By Andrew Yang
You would have to have been asleep these past years not to have noticed that manufacturing jobs have been disappearing in large numbers. In 2000 there were still 17.5 million manufacturing workers in the U.S. Then, the numbers fell off a cliff, plummeting to less than 12 million before rebounding slightly starting in 2011.
More than 5 million manufacturing workers lost their jobs after 2000. More than eighty percent of the jobs lost – or 4 million jobs – were due to automation. Men make up 73% of manufacturing workers, so this hit working class men particularly hard. About one in six working-age men in America is now out of the workforce, one of the highest rates among developed countries.
What happened to these 5 million workers? A rosy economist might imagine that they found new manufacturing jobs, or were retrained and reskilled for different jobs, or maybe they moved to another state for greener pastures.
In reality, many of them left the workforce. One Department of Labor survey in 2012 found that 41 percent of displaced manufacturing workers between 2009 and 2011 were either still unemployed or dropped out of the labor market between within three years of losing their jobs. Another study out of Indiana University found that 44 percent of 200,000 displaced transportation equipment and primary metals manufacturing workers in Indiana between 2003 and 2014 had no payroll record at all by 2014, and only 3 percent graduated from a public college or university in Indiana during that time period. The study noted, “Very few went back to school, and relatively few seemed to avail themselves of a lot of the government programs available to assist displaced workers.
The manufacturing jobs that still exist require more education and technical skills as factories have become more advanced and automated. Jobs in manufacturing for people with graduate degrees grew by 32 percent after 2000, even as overall employment in the sector was plummeting. Of course, as we’ve seen most people don’t have graduate degrees or even college or associate’s degrees, and it is unrealistic for many to get them.
“The recession led to this huge wiping out of one-industry towns, particularly in those places that were heavily dependent on the industrial or manufacturing economy,” says Steve Glickman, CEO of the Economic Innovation Group. “We’re asking: What’s around the corner for them? And we’re seeing a shockingly low rate of new businesses that can become the new employers for those regions of the country.”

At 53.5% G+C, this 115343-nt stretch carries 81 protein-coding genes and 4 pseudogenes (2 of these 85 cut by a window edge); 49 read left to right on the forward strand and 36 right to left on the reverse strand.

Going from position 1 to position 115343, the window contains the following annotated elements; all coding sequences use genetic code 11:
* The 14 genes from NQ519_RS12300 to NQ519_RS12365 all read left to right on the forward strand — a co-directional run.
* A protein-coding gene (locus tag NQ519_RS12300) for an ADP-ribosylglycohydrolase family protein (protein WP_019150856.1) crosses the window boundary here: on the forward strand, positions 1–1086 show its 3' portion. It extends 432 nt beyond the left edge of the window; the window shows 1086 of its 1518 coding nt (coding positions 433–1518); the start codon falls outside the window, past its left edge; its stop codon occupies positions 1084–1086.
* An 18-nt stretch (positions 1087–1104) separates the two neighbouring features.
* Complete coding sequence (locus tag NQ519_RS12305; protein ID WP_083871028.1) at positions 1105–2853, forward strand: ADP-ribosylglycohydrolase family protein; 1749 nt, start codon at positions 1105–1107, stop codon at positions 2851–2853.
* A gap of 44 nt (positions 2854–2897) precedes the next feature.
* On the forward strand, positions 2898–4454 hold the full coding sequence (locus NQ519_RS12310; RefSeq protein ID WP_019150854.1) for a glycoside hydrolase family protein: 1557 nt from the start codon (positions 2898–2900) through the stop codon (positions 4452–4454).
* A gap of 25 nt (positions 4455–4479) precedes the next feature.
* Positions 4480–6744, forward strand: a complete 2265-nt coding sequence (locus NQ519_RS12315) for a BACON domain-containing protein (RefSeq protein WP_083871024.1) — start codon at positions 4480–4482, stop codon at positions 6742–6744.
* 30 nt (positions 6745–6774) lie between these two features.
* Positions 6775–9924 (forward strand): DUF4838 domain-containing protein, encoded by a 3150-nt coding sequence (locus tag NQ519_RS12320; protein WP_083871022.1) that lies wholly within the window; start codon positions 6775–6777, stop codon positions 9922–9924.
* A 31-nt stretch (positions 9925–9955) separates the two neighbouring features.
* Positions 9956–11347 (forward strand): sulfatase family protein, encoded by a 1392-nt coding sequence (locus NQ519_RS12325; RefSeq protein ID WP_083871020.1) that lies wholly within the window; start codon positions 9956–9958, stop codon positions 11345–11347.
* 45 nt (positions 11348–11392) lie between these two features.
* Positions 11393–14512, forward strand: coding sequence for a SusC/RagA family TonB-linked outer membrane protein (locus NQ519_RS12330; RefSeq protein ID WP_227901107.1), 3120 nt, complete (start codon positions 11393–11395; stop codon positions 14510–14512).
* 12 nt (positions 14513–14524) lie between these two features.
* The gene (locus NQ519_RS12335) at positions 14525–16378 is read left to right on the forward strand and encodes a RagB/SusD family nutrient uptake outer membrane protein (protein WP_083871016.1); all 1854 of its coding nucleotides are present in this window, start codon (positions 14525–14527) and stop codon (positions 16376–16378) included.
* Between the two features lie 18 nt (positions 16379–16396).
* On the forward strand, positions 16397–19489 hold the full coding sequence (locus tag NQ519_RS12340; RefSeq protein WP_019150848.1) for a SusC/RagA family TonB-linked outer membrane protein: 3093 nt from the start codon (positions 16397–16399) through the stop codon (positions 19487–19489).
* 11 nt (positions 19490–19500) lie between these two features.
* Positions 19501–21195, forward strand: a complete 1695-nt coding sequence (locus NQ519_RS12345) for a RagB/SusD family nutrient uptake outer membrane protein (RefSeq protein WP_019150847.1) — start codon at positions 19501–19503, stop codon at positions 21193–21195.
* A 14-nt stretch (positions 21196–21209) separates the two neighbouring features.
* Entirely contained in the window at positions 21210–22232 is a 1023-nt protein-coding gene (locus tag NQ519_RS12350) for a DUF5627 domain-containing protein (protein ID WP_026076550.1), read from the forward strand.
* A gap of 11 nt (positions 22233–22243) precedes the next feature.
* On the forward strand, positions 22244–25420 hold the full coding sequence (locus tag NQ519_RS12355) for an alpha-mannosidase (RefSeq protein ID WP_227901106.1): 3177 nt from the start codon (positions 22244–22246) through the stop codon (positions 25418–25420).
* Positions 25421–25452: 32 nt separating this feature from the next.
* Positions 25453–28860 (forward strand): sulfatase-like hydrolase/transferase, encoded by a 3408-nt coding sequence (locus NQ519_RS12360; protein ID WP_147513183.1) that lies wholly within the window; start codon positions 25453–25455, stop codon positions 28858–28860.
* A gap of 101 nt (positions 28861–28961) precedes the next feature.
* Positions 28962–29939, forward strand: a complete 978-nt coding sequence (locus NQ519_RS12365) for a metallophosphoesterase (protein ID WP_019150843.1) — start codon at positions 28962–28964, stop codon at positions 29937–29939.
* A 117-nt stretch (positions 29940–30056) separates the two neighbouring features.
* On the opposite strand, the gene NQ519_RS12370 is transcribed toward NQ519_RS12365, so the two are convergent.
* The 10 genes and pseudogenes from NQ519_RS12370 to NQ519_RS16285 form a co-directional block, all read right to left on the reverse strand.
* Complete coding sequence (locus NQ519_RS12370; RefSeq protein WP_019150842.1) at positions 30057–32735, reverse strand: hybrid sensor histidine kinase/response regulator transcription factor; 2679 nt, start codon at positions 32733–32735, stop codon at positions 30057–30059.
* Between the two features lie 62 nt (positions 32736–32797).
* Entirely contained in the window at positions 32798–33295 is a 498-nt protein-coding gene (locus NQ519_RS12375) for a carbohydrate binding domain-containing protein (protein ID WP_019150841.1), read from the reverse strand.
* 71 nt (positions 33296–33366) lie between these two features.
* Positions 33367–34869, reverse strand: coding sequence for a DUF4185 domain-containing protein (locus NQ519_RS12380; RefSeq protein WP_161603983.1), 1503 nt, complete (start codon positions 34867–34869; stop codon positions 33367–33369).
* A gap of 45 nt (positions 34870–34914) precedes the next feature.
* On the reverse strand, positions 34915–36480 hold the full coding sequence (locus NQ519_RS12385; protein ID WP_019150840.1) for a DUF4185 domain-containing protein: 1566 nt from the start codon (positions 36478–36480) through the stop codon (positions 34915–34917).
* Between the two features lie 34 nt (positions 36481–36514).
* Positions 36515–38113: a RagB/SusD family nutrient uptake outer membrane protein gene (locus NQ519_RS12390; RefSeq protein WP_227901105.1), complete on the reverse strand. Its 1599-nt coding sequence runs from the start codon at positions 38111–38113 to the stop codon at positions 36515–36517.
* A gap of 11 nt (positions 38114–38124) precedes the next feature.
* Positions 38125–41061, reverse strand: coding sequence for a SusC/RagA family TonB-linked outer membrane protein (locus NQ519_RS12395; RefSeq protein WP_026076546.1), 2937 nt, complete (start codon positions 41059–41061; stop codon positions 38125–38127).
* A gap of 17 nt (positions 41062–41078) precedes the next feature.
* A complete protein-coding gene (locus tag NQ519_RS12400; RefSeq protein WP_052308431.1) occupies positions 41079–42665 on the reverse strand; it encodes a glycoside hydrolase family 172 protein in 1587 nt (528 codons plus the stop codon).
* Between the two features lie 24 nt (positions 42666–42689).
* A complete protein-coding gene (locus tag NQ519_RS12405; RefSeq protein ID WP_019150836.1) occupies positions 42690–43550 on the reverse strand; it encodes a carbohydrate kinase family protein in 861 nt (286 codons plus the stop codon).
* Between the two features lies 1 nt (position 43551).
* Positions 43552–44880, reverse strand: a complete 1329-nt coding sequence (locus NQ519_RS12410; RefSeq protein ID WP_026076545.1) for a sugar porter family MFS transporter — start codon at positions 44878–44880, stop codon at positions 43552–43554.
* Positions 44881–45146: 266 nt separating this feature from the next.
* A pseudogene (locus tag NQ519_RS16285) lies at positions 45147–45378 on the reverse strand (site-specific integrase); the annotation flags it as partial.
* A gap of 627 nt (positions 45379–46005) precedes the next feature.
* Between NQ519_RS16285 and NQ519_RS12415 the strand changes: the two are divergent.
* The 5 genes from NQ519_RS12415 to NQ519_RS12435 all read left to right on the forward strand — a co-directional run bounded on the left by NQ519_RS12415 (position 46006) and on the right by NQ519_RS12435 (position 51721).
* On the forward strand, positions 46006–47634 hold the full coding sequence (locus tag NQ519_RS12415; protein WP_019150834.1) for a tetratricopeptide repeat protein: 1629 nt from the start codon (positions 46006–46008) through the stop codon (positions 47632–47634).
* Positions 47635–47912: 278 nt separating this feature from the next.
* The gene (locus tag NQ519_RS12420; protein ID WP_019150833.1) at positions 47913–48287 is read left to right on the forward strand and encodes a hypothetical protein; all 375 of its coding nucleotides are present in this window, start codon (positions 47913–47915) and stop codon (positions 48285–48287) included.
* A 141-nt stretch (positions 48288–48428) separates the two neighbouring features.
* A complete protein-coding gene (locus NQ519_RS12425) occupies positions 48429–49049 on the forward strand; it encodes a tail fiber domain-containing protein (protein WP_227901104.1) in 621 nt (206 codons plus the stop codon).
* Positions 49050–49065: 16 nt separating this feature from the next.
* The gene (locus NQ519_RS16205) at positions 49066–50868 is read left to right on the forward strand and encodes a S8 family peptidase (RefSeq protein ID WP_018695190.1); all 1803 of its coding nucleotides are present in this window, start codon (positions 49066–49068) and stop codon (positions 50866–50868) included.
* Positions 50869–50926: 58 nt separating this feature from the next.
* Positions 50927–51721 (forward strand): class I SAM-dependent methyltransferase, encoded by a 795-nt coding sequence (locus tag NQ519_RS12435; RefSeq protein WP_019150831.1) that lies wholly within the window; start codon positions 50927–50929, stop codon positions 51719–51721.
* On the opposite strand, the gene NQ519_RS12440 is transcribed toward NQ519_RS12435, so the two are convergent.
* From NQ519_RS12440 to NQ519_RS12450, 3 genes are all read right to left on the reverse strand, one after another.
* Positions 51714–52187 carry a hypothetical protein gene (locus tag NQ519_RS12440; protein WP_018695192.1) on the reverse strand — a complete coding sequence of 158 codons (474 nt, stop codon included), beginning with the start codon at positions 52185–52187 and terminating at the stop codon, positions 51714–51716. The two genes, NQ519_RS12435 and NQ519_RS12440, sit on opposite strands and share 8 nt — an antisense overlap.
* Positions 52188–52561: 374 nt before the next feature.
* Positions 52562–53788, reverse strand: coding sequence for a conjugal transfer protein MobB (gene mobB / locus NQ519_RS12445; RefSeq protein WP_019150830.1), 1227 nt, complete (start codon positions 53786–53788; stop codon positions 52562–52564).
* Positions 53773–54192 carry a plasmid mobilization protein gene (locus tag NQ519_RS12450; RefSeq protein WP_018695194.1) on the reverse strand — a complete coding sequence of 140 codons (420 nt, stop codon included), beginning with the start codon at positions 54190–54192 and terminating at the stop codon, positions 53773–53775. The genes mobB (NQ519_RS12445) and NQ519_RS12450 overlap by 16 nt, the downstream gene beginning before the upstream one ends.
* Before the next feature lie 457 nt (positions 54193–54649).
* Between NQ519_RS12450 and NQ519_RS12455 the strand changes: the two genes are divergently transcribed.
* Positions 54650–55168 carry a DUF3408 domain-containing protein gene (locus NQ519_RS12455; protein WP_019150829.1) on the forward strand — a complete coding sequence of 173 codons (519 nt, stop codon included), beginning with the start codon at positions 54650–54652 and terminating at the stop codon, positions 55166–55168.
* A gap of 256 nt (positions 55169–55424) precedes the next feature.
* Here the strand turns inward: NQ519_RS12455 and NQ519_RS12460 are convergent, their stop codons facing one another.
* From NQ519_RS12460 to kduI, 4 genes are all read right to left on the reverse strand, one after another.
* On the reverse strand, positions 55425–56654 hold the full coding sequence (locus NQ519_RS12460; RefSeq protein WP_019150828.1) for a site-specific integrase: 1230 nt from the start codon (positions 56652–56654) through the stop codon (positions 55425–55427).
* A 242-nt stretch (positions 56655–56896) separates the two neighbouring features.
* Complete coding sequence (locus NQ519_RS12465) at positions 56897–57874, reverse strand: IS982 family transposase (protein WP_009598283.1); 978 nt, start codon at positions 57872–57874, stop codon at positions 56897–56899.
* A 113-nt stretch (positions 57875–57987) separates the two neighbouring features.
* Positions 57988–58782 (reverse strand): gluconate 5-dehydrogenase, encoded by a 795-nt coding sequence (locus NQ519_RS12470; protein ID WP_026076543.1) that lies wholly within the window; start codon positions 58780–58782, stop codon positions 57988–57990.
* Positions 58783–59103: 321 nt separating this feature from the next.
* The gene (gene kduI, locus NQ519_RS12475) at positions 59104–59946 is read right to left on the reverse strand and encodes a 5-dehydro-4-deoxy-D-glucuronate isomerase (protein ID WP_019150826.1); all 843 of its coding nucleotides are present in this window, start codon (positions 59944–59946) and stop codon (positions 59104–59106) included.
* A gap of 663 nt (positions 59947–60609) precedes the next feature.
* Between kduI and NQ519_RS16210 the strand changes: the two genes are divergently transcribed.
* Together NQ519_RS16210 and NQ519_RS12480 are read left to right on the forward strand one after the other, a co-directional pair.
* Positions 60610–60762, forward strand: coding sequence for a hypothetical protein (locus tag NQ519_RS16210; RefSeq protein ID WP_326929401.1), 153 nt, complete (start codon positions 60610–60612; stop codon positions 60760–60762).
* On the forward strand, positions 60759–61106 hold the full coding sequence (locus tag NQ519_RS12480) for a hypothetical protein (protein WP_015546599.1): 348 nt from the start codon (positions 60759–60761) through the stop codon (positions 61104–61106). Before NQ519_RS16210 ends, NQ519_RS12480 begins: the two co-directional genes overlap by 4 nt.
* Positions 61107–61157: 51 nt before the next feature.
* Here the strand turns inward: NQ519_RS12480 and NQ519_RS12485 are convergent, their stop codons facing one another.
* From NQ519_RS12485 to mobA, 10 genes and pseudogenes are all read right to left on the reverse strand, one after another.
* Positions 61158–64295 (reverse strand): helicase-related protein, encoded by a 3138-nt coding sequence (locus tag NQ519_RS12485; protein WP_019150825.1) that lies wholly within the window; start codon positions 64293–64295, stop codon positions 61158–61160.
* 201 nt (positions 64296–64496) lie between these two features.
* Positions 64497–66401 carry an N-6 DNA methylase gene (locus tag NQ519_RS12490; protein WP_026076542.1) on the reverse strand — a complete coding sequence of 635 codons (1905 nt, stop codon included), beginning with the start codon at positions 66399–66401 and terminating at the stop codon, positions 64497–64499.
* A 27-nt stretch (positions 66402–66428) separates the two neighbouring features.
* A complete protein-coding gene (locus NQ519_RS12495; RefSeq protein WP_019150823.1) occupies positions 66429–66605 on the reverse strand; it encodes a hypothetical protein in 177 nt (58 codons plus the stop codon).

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How do the 40 percent of displaced manufacturing workers who don’t find new jobs survive? The short answer is that many became destitute and applied for disability benefits. Disability rolls shot up starting in 2000, rising by 3.5 million, with the numbers increasing dramatically in Ohio, Michigan, Pennsylvania, and other manufacturing-heavy states. In Michigan, about half of the 310,000 residents who left the workforce between 2003 and 2013 went on disability. Many displaced manufacturing workers essentially entered a new underclass of government dependents who have been left behind.
This is a good indicator of what will occur when truck drivers lose their jobs. Truck drivers’ average age is 49, 94% are male, and they are typically high school graduates. Driving a truck is the most popular job in 29 states – there are 3.5 million truck drivers nationwide.
Trucks that drive themselves are already rolling out around the world. Self-driving trucks successfully made deliveries in Nevada and Colorado in 2017. Rio Tinto has 73 autonomous mining trucks hauling iron ore 24 hours a day in Australia. Europe saw its first convoys of self-driving trucks cross the continent in 2016. In 2016 Uber bought the self-driving truck company Otto for $680 million and now employs 500 engineers to perfect the technology. Google spun off its self-driving car company Waymo, which is working on self-driving trucks with the big truck manufacturers Daimler and Volvo.